Saturday, February 23, 2008

Experts Outline "Ten First Steps" to Reduce U.S. Nuclear Arsneal

Earlier this month, analysts from the Federation of American Scientists (FAS), Natural Resources Defense Council (NRDC), Union of Concerned Scientists (UCS), and independent nuclear weapons experts released a report, Toward True Security, which argues that the United States and the other original nuclear powers “must drastically reduce the role that nuclear weapons play in their security policies.”

According to the report, the United States faces three principal nuclear dangers: 1) a Russian accidental or unauthorized attack; 2) the spread of nuclear weapons to more nations, particularly unstable states; and 3) the acquisition of nuclear materials and technology by terrorists.

U.S. nuclear weapons policy fails to adequately address these dangers (in fact, it sometimes even exacerbates them). To that end, the report outlines ten unilateral steps the next president should take to begin to change U.S. nuclear policy. Not only would implementation of these steps enhance U.S. national security, but it would also create the necessary possibility conditions for a world free of nuclear weapons.

In lieu of merely summarizing the “ten first steps,” I’d like to address two issues raised by the report, one general, one specific.

The first issue pertains to whether the ten first steps can be helpful in reducing and (ultimately eliminating) the nuclear arsenals of the four states that lie outside the nuclear nonproliferation regime: India, Pakistan, Israel, and North Korea. Richard Garwin and Frank N. von Hippel, two authors of Toward True Security, tackled this question at the unveiling of the report on February 13.

Though mindful of the fact that it will always be difficult to induce “outliers” to give up their arsenals so long as they feel that their national security interests require them to possess nuclear weapons to deter more powerful states, Garwin and von Hippel noted that U.S. adoption of the ten first steps would allow for the development of a much more robust nonproliferation regime. The idea here is that a commitment by Washington to reduce the salience of nuclear weapons in its defense posture would augment the legal and moral legitimacy of U.S. nonproliferation policies and give non-nuclear NPT signatories a far greater incentive to join the United States in its efforts to combat the arsenals of outliers.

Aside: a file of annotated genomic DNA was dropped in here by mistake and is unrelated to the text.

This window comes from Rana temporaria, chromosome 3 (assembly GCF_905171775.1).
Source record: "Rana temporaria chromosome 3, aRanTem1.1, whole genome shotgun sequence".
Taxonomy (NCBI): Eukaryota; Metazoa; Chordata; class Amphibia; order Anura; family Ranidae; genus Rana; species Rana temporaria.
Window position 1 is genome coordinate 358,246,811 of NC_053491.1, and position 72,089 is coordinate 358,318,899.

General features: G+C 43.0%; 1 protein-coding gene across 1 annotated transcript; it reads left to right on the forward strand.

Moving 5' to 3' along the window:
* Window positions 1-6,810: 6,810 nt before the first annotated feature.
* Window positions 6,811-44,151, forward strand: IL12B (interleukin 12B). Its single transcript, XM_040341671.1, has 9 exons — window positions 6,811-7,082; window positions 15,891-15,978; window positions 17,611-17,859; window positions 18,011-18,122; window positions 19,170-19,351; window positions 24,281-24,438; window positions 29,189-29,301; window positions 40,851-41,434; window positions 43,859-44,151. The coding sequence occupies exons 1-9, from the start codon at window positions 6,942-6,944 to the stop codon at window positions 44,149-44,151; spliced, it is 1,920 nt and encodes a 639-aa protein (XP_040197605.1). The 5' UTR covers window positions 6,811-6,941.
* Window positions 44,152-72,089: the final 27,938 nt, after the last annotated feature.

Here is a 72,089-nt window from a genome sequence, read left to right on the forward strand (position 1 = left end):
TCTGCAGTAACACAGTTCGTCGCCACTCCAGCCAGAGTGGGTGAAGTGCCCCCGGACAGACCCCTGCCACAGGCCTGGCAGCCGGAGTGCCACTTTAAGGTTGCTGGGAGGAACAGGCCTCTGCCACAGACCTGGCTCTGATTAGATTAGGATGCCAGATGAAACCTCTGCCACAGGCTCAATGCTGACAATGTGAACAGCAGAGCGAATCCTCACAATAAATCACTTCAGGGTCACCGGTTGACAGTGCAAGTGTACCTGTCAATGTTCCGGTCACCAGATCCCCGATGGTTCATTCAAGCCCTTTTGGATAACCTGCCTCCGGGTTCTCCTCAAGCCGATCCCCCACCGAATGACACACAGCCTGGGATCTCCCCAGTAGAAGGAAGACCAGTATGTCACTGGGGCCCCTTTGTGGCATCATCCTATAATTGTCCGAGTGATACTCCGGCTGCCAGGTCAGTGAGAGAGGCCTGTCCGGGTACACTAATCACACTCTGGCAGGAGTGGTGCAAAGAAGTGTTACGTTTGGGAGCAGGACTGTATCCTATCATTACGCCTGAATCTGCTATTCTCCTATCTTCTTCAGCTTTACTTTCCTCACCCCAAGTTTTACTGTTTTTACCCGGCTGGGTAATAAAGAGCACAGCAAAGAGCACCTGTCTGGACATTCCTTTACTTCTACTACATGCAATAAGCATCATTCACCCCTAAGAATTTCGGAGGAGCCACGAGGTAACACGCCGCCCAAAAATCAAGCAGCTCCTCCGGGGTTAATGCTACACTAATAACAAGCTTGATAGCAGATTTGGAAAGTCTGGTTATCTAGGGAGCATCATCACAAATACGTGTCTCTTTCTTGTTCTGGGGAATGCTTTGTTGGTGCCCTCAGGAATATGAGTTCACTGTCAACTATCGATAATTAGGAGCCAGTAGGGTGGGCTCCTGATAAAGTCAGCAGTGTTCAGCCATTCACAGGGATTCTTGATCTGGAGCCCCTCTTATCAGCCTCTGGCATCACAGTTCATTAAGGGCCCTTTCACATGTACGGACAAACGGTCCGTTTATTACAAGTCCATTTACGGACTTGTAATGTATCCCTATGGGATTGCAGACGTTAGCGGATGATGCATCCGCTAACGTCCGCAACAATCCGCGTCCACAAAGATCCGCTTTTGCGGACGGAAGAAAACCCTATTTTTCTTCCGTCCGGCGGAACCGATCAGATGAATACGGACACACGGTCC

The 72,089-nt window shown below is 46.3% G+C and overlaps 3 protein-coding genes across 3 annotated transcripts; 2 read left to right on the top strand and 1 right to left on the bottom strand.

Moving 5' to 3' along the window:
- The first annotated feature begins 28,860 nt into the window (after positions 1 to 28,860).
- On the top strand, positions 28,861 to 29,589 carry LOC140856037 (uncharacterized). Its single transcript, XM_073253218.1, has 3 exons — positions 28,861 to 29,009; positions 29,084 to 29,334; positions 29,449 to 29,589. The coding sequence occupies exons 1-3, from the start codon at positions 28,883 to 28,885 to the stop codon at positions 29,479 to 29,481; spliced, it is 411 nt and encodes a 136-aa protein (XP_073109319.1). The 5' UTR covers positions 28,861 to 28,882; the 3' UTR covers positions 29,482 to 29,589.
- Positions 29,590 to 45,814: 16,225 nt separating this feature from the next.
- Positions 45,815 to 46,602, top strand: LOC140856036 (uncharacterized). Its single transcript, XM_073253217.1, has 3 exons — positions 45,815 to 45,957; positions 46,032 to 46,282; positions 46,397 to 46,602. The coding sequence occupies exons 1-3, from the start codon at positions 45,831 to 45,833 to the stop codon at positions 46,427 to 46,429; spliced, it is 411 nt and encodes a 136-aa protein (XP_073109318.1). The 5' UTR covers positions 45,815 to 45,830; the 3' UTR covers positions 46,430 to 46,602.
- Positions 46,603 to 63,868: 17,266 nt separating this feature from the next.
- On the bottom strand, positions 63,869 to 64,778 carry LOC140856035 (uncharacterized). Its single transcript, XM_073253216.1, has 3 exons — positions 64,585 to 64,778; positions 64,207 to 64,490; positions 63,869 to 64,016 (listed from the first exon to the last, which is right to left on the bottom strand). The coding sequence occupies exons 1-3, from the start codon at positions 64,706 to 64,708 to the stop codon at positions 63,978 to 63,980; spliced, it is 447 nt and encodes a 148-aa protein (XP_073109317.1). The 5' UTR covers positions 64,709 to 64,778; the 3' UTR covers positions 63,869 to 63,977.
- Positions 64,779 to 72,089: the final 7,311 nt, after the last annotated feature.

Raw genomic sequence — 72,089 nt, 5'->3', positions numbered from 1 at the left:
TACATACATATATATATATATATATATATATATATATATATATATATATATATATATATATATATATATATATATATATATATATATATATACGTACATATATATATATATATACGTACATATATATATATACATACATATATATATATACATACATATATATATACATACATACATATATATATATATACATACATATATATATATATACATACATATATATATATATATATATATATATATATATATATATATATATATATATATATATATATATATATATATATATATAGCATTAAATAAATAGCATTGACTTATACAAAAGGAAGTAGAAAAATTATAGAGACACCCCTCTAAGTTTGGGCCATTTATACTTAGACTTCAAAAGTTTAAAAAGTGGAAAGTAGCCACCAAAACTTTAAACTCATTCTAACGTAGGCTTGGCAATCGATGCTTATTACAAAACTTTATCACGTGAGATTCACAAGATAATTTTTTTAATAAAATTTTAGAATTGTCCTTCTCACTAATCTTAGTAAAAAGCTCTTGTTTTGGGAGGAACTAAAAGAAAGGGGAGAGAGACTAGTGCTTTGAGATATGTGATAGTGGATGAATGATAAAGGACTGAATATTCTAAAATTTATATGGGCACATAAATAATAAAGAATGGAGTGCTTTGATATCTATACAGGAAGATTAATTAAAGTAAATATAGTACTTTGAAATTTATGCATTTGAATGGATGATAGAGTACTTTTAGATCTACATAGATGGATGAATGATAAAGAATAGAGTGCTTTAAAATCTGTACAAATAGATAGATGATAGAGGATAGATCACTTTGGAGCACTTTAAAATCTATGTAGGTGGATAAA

The second issue relates to the 9th step in the report: Halt the further deployment of the Ground-Based Missile Defense system, and drop any plans for space-based missile defense. Proponents of a U.S. missile defense system argue that such a system is necessary given the ballistic missile threats from Russia and China on the one hand, and rogue states such as Iran and North Korea on the other.

There are a number of responses to this line of argument. First, it is not at all clear that North Korea’s Taepo Dong 2 ballistic missiles are capable of targeting the United States or Europe.

Second, a U.S. missile defense system based in Alaska or Eastern Europe would be powerless to intercept an Iranian attack against American forces in Iraq or Afghanistan.

Third, as Garwin and von Hippel are keen to point out, a U.S. missile defense system, no matter how advanced, would not be invulnerable to a potential Russian or Chinese attack. Similarly, any nation capable of developing medium- or long-range nuclear missiles would also be capable of devising effective countermeasures against a missile defense system.

In short, China and Russia would respond to a viable U.S. missile defense system by doing everything in their power to maintain their nuclear deterrent.

Needless to say, the last thing the world needs right now is another nuclear arms race that would poison great power relations, increase the risks of a nuclear accident, make it easier for terrorists to steal nuclear material, and further undermine the global nuclear nonproliferation regime.

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